Making decisions on municipaly own commercial property
By Stephen Hawboldt
The taxpayers of Annapolis County contribute toward the upkeep of five commercial properties. Three of these properties, all located in the Cornwallis area, present political and financial challenges for Annapolis County taxpayers. The other two in Annapolis Royal and Lawrencetown are primarily occupied by county operations.
In the immediate future, the former Converges call center building presents the greatest challenge. Known as 421 Burns Hill Road, that building was acquired from the various, some defunct, agencies that managed the closure of CFB Cornwallis by the Digby Annapolis Development Corporation (DADC). This is a municipal corporate entity owned jointly by Annapolis County and the District of Digby that shares all costs, revenue, assets, and liabilities equally.
In the interest of promoting economic development, a former tire recycling plant that had suffered a tire yard fire was acquired by DADC. Each municipal partner invested close to a half million dollars in creating a facility that was attractive as a call centre.
Today, each municipal unit has an outstanding debt of about $140,000 plus interest, which is likely uncollectible. This may be the least expensive part of an investment gone sour because the call centre closed before the capital investment was recovered. It is costing each unit close to $200,000 annually to maintain an empty building.
The DADC and the two member municipalities, unless they wish to continue paying these costs, will need to develop a strategy to relieve taxpayers of this burden. After several tries, the DADC has not been able to attract investor interest but this may be changing according to a report to the December Annapolis County committee of the whole council.
The DADC also owns the bright yellow, building on Atlantic Avenue, Cornwallis Park, that is currently occupied the Annapolis Digby Economic Development Agency (ADEDA) and private sector tenants. While the history is unclear, it appears that the building may have been a forced acquisition when local governments elected to withdraw from the former Western Valley Development Authority (WVDA).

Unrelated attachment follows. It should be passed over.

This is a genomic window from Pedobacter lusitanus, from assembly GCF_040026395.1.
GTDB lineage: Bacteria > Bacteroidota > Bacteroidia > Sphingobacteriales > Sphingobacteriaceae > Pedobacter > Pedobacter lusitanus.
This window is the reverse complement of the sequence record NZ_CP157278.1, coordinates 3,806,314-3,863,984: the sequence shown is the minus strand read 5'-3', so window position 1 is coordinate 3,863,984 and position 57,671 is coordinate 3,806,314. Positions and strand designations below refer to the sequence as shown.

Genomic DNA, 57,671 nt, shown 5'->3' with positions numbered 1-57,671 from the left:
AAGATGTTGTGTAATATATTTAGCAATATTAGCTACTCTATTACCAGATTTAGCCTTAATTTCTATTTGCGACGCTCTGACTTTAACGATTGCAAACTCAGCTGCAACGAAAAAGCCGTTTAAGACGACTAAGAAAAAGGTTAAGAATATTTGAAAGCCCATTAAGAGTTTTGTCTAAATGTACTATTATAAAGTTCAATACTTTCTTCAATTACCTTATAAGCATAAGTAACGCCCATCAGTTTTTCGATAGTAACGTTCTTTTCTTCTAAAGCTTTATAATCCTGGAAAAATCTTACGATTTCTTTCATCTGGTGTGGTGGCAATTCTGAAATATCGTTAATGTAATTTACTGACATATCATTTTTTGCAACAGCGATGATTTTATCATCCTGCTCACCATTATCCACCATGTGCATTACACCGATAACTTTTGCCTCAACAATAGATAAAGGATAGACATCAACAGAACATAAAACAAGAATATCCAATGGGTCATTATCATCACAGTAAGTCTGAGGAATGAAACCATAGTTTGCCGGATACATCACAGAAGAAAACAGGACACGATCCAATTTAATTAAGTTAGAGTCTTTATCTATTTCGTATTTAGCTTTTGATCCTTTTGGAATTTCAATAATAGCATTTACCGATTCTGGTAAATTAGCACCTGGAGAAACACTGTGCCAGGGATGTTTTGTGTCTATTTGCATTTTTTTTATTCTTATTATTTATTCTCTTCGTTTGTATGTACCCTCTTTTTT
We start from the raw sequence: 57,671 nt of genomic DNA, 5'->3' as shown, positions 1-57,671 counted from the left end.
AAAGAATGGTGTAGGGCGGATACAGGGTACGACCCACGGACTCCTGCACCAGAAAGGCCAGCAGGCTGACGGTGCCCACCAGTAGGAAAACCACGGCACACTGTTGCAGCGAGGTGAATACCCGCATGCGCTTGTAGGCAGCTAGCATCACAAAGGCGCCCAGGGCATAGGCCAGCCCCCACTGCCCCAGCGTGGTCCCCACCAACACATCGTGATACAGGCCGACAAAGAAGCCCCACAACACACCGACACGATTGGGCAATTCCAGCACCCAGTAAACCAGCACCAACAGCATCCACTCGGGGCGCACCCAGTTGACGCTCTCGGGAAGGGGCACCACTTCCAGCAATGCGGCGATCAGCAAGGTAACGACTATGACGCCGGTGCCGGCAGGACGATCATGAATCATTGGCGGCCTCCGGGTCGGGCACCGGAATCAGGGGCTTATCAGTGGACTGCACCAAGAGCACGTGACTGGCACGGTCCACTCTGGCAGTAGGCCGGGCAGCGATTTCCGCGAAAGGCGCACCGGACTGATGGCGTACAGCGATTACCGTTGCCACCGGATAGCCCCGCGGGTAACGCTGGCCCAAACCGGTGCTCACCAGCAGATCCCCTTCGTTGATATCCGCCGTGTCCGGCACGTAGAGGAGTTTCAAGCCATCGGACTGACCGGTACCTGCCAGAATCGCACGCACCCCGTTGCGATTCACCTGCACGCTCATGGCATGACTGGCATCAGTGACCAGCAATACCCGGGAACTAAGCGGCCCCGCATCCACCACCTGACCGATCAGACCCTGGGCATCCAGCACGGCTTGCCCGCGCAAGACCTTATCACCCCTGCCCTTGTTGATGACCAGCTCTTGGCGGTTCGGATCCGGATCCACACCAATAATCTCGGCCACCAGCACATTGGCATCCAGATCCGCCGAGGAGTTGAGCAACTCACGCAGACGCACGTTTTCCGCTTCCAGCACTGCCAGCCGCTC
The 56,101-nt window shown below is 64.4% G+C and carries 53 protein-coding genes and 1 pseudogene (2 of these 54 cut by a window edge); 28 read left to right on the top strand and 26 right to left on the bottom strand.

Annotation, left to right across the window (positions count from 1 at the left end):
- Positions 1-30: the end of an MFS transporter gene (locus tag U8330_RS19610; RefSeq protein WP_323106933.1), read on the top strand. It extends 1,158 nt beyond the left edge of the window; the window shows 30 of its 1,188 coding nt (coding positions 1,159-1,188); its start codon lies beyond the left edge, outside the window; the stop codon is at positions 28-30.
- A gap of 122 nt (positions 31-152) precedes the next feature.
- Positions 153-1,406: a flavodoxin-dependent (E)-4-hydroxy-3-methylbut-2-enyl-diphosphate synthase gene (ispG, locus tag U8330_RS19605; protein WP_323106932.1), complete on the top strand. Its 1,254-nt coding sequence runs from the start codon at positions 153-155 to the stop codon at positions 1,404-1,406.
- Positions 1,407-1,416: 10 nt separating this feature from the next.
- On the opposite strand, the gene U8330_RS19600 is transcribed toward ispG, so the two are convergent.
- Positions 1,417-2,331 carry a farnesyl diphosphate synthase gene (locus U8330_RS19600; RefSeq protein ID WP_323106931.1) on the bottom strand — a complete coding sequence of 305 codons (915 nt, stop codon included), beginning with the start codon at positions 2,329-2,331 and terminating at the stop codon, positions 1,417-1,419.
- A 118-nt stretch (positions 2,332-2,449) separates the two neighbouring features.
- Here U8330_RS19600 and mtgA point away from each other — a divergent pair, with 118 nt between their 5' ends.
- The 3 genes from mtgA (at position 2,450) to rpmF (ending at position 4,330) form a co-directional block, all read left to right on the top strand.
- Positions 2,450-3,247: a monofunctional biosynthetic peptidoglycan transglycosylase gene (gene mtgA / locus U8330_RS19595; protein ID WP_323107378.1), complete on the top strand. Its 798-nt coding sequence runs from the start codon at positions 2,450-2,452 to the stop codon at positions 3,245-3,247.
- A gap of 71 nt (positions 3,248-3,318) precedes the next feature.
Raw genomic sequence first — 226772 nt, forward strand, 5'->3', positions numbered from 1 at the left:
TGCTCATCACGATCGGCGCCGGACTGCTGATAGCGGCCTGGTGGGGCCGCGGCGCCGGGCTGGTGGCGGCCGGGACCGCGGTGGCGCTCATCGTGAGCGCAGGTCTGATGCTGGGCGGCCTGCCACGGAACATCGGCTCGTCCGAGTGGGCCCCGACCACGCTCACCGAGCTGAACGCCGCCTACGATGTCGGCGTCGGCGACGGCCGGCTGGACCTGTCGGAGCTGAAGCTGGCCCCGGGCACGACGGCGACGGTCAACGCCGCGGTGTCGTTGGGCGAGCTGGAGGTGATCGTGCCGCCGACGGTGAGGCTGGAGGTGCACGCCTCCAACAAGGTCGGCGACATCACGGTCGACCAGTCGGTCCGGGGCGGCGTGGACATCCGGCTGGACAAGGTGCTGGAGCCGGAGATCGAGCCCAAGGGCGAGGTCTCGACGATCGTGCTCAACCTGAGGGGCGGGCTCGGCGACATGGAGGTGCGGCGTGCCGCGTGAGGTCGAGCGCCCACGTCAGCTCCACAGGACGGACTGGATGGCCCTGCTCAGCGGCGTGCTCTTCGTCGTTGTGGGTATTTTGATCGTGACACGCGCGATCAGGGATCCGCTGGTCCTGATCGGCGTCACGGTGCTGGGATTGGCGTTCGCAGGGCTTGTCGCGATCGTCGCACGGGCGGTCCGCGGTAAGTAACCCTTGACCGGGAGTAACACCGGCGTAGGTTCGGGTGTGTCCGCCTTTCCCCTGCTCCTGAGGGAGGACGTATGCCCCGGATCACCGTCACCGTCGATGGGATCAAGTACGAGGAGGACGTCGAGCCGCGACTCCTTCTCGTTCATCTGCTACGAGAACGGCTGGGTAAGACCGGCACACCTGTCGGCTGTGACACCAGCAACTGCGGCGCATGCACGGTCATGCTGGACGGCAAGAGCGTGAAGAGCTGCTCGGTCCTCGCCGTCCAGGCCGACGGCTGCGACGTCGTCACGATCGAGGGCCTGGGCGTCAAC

Currently, the building operations, without a return on capital investment, are close to breaking even. That could change. The future of development authorities is uncertain as a result of the cancellation of federal financial support. In addition, it is likely the building will require structural and basic infrastructure upgrades in the near future. The DADC may face some difficult, and possible very expensive, choices. These may be delayed slightly as the Nova Scotia Department of Fisheries and Aquaculture is renting space until their new offices, elsewhere at Cornwallis, are ready.
Basinview Centre, a property owned by Annapolis County, has been in the news recently due a proposed fivefold increase in commercial rentals that would have caused the closure of a grocery store, Graves ValuFoods. The primary tenant, likely occupying more than half of the building, is the Fundy YMCA, a major regional recreation complex. The building was originally acquired so the municipality could contribute about $2.3 million to complete the now defunct Basin Wellness Centre. This loan will be retired in 2017.
Currently the annual operating costs of the building are about three quarters of a million dollars with commercial and Fundy YMCA rental income leaving an annual deficit of about $600,000. It is most unlikely income from commercial rentals will ever cover the annual operating costs of the building.
If the primary purpose of Basinview Centre is to provide recreational services for residents, any subsidy could be seen as part of the county’s recreation budget. Several municipal units in the province currently fund comprehensive recreational complexes. Any commercial rental income could be also be viewed as defraying the costs of this recreational programing. Currently, county taxpayers pay slightly less than eight cents on a residential tax rate of 98 cents per $1000 of assessment to cover the operating costs of Basinview Centre.
As the retirement date of the debt approaches, county councillors will likely be discussing their options for Basinview Centre. Like the former Converges call centre property on Burns Hill Road and the ADEDA building on Atlantic Avenue, the options present some very difficult political and financial decisions for municipal councillors.